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Town Balances Budget With Timber Profits

August 23, 1986

TOWER, Minn. (AP) _ When this town runs short of money, the ax falls - but not on the budget.

As the owner of 6,000 acres of wooded land scattered throughout St. Louis County in the Iron Range region of northern Minnesota, Tower is in the enviable position of padding its tax revenue with profits from timber cutting.

″Times are tough for little towns now, so they need that money,″ said Gilbert ″Gundy″ Gunderson, 75, of Escondido, Calif., whose father willed the land to Tower under strict orders that it be used only for logging.

″I think dad would be happy to know what his land has done for this city,″ Gunderson said.

City Clerk Tim Kotzian said Tower takes in an average of $10,000 a year from sales of the pine and aspen left behind 46 years ago by Martin Gunderson, an immigrant from Norway.

By his own account, Gunderson arrived in this country in 1908 at the age of 25 with less than $10 in his pocket. He worked his way from logger to lumber mill owner and served a term as mayor of Tower.

When Martin Gunderson died, he left his timber holdings to the town.

″Dad didn’t want any two-bit politicians to do anything with his land,″ said Gundy Gunderson, who spends summers in a campground in Tower on the shores of Lake Vermillion.

″He wanted the money from the timber to benefit Tower,″ and he stipulated that the land be used exclusively for timber production.

None of the land was left to family members because the three Gunderson children had moved to other states by the time the gift was given, the son said.

Funds from wood sales are regularly tapped by the city council to pay municipal expenses. Among other things, timber money covered the $74,000 remodeling of Tower’s city-run liquor store and tavern, Kotzian said.

The municipal forest fund now stands at about $30,000, he said.

″Let’s face it, that municipal forest helps keep taxes down in the city. It acts just like a municipal liquor store,″ Kotzian said.

Other cities in Minnesota have timberlands that they harvest for extra revenue, but none come close to Tower for volume and few, if any, own any land outside their own city limits, Kotzian said.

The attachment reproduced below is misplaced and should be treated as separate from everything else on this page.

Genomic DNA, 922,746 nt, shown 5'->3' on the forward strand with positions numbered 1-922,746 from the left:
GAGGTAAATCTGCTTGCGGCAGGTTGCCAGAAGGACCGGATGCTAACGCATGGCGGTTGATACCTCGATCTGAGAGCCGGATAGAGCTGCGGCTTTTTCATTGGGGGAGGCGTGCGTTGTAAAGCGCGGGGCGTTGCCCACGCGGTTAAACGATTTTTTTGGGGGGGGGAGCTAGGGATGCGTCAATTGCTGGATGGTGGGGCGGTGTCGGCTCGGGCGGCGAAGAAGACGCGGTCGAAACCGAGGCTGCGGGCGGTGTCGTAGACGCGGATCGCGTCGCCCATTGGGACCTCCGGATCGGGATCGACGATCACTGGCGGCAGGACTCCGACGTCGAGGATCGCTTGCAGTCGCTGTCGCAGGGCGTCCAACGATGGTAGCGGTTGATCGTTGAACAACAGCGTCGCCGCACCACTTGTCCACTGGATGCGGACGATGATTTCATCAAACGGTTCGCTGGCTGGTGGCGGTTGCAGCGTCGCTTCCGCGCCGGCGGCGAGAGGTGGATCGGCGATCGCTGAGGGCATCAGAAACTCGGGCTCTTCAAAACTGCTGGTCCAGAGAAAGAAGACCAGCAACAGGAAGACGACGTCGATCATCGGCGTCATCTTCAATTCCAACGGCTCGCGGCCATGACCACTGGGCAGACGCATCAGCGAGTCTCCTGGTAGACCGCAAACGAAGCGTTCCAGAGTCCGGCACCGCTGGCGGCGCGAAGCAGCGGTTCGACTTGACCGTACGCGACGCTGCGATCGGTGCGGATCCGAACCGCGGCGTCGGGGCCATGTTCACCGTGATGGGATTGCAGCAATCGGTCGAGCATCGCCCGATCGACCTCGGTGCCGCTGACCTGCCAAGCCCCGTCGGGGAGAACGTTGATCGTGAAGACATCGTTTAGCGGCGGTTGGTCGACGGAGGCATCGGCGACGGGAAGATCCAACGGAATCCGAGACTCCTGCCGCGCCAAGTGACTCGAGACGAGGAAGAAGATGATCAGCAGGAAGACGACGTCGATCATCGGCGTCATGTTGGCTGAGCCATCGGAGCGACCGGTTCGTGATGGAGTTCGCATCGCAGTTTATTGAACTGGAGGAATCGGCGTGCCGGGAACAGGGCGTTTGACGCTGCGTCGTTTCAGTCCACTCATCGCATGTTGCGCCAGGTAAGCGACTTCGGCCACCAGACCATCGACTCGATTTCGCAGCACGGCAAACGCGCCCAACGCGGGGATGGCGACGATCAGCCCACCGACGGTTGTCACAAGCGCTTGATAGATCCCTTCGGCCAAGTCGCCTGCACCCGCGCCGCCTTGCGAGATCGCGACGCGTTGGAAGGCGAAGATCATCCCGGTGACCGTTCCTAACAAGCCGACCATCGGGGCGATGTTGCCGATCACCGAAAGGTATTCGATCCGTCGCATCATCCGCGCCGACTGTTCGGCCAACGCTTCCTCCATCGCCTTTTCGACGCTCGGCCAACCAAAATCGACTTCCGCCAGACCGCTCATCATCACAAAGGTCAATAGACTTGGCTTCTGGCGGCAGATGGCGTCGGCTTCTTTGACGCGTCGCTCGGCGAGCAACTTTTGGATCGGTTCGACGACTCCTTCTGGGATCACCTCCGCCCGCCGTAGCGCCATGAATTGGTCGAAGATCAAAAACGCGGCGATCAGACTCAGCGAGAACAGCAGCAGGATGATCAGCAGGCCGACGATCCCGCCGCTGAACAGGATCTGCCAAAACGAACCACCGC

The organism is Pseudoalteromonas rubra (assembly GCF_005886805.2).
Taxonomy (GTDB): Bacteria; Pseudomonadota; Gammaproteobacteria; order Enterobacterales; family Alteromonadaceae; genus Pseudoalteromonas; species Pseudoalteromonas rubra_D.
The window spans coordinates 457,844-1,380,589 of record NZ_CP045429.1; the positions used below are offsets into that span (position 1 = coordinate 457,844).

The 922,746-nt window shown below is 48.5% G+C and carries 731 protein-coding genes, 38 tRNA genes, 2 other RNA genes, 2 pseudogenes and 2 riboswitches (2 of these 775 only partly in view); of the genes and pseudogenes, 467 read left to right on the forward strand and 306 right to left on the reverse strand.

There are 16.7 million acres of commercial forest in Minnesota and Tower is in the heart of the timber country. Minnesota ranks 15th in the country as a producer of forest products and the industry provides about 40,000 jobs in the state, said Russ Allen, director of a statewide industry trade group based in Duluth.

Martin Gunderson originally left about 10,000 acres to the city of Tower. But the federal government has since forced Tower to sell 4,000 acres of the land to expand wilderness areas in the state, Kotzian said.

A part-time city employee oversees the sale of timber from the lands, Kotzian said. Tree stands are sold to loggers who cut the wood and sell it to nearby paper mills, waferboard plants and saw mills.

Kotzian said St. Louis County officials recently have raised questions about whether Tower’s land holdings outside the city limits should be taxed by the county. Even though the issue is not completely resolved, it looks as though the city will retain its tax-exempt status, Kotzian said.

″If the city is selling the timber and the money is coming to the city, then we shouldn’t pay any tax,″ Kotzian said. ″I think we’re a special case.″

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